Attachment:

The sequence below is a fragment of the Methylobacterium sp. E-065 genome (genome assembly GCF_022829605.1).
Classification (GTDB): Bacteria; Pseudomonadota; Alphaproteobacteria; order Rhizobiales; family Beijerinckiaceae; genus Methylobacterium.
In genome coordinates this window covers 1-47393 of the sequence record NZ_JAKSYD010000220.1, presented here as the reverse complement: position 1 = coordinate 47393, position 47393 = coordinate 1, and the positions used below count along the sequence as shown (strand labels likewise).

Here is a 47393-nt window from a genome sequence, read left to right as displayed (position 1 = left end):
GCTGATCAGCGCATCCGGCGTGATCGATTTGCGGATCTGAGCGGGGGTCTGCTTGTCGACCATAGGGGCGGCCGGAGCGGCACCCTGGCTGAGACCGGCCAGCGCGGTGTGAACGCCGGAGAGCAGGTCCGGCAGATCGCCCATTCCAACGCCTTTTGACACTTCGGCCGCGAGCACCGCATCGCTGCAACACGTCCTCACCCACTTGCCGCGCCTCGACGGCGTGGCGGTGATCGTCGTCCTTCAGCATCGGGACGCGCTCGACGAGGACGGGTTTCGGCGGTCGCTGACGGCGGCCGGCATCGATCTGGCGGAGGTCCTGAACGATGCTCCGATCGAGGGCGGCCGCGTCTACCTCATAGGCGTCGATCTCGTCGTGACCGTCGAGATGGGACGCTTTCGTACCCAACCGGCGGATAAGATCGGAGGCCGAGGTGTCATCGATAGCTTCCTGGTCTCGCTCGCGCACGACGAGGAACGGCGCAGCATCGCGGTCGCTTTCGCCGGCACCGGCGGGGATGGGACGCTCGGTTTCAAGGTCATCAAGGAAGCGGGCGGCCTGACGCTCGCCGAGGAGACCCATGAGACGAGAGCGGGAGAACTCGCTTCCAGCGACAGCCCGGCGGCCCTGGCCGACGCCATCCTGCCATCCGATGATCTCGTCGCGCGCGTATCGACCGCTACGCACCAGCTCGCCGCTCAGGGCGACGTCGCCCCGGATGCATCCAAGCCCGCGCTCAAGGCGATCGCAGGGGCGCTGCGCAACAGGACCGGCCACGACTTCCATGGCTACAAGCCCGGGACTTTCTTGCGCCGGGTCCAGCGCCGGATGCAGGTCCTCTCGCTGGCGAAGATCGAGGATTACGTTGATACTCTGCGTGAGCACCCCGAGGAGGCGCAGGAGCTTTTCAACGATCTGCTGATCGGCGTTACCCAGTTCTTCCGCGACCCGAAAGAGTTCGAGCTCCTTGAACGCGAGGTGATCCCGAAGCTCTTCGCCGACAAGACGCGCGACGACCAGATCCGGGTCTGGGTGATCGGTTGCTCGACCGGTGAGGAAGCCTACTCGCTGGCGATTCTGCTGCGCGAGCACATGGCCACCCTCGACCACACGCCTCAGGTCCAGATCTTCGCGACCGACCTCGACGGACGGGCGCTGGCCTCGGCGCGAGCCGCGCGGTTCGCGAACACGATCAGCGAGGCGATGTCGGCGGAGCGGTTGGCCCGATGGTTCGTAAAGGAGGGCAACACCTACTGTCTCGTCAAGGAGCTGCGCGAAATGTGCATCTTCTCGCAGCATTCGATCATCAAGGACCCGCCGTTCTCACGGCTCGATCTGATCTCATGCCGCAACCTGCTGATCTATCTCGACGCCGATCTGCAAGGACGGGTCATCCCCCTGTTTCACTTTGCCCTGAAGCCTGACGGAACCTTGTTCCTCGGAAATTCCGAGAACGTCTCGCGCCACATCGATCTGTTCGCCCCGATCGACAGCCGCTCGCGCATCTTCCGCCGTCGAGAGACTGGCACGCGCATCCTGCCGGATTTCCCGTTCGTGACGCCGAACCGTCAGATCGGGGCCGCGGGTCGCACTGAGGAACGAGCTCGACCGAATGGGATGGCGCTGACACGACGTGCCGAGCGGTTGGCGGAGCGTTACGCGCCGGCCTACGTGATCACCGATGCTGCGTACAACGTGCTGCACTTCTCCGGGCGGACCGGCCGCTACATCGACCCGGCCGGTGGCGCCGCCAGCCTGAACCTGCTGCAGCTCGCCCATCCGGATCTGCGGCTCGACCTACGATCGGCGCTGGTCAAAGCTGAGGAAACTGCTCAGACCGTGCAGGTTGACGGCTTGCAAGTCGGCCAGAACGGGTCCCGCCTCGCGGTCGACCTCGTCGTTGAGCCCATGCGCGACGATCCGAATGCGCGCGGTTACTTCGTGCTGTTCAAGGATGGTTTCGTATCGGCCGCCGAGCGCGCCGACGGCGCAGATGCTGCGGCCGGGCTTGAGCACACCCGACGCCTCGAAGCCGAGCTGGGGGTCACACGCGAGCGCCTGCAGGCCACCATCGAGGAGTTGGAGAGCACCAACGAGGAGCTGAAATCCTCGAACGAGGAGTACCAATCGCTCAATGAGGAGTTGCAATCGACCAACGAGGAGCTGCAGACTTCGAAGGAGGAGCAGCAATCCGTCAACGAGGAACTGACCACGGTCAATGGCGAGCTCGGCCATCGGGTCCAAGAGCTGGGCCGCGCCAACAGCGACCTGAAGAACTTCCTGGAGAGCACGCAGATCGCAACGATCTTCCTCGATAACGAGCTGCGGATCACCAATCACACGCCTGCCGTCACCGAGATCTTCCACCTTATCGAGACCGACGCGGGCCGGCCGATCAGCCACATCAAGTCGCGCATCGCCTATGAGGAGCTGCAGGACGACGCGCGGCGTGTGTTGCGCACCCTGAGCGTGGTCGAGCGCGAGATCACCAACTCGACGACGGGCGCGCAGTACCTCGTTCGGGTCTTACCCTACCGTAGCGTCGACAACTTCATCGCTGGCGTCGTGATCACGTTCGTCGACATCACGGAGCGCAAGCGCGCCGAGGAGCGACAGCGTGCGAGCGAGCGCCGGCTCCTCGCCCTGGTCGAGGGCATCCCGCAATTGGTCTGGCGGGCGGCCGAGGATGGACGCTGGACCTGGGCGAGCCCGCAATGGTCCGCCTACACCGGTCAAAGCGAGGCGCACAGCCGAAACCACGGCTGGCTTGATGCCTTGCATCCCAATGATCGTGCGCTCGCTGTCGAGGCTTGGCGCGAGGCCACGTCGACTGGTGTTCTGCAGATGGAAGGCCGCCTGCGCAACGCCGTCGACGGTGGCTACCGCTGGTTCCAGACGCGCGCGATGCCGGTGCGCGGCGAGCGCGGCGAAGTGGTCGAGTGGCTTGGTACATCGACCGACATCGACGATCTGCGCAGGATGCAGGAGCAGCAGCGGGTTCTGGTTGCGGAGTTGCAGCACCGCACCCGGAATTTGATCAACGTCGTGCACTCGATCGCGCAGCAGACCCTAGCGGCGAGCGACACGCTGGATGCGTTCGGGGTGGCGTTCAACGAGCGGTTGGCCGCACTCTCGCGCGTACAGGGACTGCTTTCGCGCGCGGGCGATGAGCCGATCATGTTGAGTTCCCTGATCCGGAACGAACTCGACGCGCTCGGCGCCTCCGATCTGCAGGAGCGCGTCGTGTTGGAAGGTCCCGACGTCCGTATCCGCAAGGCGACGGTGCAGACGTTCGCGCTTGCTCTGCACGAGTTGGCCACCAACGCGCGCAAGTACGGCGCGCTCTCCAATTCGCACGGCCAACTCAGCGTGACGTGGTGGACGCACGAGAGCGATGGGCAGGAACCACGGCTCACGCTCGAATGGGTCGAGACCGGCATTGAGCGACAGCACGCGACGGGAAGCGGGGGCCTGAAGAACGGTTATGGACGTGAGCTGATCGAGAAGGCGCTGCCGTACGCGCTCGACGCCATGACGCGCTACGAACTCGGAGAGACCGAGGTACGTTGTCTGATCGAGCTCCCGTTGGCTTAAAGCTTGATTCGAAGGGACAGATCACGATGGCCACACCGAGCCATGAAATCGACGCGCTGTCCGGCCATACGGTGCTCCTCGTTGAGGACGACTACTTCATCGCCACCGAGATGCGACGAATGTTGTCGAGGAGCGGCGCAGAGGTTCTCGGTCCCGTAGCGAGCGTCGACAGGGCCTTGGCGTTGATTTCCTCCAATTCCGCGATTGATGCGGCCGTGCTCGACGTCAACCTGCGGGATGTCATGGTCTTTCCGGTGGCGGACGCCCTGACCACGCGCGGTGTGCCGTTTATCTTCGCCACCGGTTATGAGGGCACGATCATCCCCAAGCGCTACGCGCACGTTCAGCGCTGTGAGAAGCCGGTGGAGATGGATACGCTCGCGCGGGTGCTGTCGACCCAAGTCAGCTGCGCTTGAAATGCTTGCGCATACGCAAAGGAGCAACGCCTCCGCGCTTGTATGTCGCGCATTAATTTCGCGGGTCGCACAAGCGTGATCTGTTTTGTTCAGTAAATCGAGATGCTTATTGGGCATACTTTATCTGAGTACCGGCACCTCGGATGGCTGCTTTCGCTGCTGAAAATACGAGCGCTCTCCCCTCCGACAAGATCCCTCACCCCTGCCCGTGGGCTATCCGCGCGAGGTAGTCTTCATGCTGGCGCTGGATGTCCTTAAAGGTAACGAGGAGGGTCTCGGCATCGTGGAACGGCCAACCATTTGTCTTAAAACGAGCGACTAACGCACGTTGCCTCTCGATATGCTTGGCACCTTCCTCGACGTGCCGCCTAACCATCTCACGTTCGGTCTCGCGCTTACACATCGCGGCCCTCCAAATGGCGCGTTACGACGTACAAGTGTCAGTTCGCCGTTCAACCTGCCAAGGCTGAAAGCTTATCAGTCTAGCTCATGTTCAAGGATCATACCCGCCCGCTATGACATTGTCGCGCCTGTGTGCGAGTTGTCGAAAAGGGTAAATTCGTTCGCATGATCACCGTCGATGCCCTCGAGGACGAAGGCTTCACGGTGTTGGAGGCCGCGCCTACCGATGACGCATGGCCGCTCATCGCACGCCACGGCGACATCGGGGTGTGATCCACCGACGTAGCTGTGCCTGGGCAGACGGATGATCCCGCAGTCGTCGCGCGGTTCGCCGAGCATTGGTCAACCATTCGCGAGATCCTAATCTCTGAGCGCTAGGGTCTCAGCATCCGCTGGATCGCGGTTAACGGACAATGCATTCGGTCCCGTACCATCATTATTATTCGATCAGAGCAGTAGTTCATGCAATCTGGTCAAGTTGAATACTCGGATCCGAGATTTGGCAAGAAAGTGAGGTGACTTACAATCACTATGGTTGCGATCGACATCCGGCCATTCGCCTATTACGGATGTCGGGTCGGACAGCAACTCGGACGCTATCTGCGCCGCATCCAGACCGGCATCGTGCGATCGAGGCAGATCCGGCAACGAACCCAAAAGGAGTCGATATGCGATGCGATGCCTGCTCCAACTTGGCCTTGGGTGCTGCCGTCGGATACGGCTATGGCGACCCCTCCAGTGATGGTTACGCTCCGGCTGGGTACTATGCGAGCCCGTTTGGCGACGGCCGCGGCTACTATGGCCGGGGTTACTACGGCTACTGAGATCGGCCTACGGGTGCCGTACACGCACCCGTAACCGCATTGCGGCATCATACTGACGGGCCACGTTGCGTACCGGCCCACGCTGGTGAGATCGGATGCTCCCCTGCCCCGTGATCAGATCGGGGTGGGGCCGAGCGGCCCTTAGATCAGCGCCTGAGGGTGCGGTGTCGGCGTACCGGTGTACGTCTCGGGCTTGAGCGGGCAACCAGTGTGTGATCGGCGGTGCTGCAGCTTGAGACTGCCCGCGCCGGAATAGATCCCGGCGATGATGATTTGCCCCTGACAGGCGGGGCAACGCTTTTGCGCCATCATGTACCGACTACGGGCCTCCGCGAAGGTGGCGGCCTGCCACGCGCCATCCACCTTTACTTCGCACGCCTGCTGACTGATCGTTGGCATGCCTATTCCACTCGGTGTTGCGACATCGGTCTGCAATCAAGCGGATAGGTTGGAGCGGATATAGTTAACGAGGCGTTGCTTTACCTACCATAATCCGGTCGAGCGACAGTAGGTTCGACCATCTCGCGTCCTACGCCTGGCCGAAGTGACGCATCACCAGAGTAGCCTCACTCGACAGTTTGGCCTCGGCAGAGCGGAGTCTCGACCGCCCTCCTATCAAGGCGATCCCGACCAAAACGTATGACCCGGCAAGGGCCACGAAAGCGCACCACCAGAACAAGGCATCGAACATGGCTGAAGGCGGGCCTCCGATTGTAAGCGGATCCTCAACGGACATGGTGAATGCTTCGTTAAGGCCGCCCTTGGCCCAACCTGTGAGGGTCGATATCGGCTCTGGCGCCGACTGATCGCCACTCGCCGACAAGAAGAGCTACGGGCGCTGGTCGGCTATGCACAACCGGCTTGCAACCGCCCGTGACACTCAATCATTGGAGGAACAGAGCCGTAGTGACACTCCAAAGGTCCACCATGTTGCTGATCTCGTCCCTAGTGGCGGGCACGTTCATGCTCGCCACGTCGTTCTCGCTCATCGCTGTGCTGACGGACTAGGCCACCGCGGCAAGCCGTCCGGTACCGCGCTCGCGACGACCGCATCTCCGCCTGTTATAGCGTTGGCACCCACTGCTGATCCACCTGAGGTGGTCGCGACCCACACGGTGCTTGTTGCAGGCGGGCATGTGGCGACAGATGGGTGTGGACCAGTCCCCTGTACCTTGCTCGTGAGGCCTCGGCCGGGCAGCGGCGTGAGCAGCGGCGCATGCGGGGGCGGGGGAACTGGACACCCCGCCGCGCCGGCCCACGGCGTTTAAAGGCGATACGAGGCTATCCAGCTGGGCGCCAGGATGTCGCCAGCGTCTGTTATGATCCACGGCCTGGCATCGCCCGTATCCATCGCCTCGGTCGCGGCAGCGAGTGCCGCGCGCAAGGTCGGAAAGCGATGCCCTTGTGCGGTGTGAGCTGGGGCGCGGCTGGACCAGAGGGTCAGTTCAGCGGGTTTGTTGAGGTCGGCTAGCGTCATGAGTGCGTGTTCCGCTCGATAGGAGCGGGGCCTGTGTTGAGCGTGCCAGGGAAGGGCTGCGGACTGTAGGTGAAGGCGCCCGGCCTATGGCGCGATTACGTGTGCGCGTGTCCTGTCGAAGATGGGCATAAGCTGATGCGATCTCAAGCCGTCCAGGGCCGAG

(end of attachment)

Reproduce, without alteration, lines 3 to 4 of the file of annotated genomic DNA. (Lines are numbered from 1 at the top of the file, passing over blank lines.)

In genome coordinates this window covers 1-47393 of the sequence record NZ_JAKSYD010000220.1, presented here as the reverse complement: position 1 = coordinate 47393, position 47393 = coordinate 1, and the positions used below count along the sequence as shown (strand labels likewise).

Here is a 47393-nt window from a genome sequence, read left to right as displayed (position 1 = left end):